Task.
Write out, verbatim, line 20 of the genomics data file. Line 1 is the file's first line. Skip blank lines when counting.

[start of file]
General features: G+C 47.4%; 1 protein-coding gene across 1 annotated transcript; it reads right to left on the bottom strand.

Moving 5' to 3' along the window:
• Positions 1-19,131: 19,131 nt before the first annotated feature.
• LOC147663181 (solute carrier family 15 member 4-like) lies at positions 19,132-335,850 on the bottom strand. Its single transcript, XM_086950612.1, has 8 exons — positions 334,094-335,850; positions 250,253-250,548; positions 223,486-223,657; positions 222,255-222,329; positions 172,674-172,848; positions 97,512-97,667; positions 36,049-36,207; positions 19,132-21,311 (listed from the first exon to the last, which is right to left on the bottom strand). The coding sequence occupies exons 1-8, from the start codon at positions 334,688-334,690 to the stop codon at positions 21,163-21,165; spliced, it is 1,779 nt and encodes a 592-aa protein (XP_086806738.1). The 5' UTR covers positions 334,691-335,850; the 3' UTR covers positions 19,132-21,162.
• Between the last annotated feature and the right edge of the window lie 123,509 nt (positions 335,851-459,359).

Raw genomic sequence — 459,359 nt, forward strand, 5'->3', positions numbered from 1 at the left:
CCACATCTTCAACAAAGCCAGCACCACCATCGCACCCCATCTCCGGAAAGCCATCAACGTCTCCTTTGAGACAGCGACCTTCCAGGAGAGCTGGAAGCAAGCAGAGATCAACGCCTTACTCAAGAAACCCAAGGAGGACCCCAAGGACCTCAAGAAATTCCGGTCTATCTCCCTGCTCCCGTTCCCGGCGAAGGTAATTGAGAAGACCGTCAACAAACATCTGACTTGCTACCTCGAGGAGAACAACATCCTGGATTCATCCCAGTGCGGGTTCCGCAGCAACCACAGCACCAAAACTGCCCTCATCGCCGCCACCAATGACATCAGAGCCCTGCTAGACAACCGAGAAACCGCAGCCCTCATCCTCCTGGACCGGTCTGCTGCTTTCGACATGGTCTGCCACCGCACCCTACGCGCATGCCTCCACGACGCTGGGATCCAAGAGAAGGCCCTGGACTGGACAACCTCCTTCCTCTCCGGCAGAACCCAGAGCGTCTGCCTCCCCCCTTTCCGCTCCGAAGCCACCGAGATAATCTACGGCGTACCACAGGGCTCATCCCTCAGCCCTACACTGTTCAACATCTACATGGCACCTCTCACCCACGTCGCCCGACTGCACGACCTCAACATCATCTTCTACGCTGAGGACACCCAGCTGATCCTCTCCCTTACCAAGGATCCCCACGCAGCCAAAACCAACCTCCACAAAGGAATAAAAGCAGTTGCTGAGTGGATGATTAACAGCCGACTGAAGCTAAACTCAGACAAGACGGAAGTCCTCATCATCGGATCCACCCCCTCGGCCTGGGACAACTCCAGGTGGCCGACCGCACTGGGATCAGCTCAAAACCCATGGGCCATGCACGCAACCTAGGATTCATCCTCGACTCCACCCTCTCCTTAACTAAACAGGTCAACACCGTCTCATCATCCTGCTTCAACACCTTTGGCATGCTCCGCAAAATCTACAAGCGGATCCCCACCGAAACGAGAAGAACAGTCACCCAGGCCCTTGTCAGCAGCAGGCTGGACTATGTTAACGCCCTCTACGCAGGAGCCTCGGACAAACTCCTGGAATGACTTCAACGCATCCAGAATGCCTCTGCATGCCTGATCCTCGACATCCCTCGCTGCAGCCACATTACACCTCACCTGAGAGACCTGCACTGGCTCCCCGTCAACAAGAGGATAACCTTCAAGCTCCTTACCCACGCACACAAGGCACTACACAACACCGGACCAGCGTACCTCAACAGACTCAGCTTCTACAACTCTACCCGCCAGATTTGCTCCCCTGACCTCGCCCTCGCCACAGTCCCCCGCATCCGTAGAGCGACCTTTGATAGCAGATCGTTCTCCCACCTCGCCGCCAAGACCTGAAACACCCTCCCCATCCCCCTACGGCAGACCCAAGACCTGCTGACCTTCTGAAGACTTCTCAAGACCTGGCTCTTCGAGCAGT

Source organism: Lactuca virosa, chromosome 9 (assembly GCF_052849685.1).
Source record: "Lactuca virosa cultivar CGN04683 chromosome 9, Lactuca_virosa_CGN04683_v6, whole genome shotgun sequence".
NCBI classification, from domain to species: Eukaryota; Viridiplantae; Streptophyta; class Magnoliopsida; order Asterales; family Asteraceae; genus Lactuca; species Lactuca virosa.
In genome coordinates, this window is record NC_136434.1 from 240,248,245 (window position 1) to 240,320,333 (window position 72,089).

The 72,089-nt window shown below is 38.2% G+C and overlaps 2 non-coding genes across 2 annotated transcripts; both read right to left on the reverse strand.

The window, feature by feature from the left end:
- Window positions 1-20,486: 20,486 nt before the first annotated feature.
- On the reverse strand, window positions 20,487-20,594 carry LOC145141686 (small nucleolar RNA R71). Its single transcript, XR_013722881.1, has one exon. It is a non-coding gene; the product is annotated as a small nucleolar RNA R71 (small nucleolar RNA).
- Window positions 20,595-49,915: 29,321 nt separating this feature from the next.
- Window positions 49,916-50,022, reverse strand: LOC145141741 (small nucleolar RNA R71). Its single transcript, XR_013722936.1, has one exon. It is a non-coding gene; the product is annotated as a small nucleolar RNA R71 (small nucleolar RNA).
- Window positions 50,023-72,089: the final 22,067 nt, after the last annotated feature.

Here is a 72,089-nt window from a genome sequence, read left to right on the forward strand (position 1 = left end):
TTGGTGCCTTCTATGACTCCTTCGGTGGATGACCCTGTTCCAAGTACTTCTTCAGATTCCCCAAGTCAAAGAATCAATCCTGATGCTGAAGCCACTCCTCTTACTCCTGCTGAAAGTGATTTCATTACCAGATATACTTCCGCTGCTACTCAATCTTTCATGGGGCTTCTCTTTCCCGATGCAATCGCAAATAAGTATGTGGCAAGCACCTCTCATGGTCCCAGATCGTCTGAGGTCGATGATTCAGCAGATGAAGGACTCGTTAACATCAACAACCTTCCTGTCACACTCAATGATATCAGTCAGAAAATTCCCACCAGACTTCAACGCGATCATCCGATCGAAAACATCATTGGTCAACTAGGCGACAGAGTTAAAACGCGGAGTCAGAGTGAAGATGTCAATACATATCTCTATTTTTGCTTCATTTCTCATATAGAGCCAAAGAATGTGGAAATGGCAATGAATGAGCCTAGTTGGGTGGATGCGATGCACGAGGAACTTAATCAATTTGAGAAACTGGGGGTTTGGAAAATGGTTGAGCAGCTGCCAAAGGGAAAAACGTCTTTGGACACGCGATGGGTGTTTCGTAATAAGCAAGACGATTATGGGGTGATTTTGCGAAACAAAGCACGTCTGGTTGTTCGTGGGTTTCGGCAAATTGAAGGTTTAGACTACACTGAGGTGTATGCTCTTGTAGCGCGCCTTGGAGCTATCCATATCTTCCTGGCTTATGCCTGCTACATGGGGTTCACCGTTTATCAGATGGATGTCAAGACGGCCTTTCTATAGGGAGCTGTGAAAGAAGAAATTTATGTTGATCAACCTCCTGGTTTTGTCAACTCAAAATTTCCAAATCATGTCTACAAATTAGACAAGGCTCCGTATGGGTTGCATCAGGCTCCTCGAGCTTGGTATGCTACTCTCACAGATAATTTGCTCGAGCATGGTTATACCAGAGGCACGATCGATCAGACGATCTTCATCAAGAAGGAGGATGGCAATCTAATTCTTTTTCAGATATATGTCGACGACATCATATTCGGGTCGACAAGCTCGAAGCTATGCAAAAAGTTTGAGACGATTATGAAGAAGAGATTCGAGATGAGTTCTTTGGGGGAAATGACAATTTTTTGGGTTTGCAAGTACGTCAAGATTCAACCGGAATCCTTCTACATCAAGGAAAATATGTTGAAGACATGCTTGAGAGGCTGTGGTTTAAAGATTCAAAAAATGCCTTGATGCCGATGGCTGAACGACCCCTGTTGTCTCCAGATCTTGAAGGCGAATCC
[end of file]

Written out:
TTGGTGCCTTCTATGACTCCTTCGGTGGATGACCCTGTTCCAAGTACTTCTTCAGATTCCCCAAGTCAAAGAATCAATCCTGATGCTGAAGCCACTCCTCTTACTCCTGCTGAAAGTGATTTCATTACCAGATATACTTCCGCTGCTACTCAATCTTTCATGGGGCTTCTCTTTCCCGATGCAATCGCAAATAAGTATGTGGCAAGCACCTCTCATGGTCCCAGATCGTCTGAGGTCGATGATTCAGCAGATGAAGGACTCGTTAACATCAACAACCTTCCTGTCACACTCAATGATATCAGTCAGAAAATTCCCACCAGACTTCAACGCGATCATCCGATCGAAAACATCATTGGTCAACTAGGCGACAGAGTTAAAACGCGGAGTCAGAGTGAAGATGTCAATACATATCTCTATTTTTGCTTCATTTCTCATATAGAGCCAAAGAATGTGGAAATGGCAATGAATGAGCCTAGTTGGGTGGATGCGATGCACGAGGAACTTAATCAATTTGAGAAACTGGGGGTTTGGAAAATGGTTGAGCAGCTGCCAAAGGGAAAAACGTCTTTGGACACGCGATGGGTGTTTCGTAATAAGCAAGACGATTATGGGGTGATTTTGCGAAACAAAGCACGTCTGGTTGTTCGTGGGTTTCGGCAAATTGAAGGTTTAGACTACACTGAGGTGTATGCTCTTGTAGCGCGCCTTGGAGCTATCCATATCTTCCTGGCTTATGCCTGCTACATGGGGTTCACCGTTTATCAGATGGATGTCAAGACGGCCTTTCTATAGGGAGCTGTGAAAGAAGAAATTTATGTTGATCAACCTCCTGGTTTTGTCAACTCAAAATTTCCAAATCATGTCTACAAATTAGACAAGGCTCCGTATGGGTTGCATCAGGCTCCTCGAGCTTGGTATGCTACTCTCACAGATAATTTGCTCGAGCATGGTTATACCAGAGGCACGATCGATCAGACGATCTTCATCAAGAAGGAGGATGGCAATCTAATTCTTTTTCAGATATATGTCGACGACATCATATTCGGGTCGACAAGCTCGAAGCTATGCAAAAAGTTTGAGACGATTATGAAGAAGAGATTCGAGATGAGTTCTTTGGGGGAAATGACAATTTTTTGGGTTTGCAAGTACGTCAAGATTCAACCGGAATCCTTCTACATCAAGGAAAATATGTTGAAGACATGCTTGAGAGGCTGTGGTTTAAAGATTCAAAAAATGCCTTGATGCCGATGGCTGAACGACCCCTGTTGTCTCCAGATCTTGAAGGCGAATCC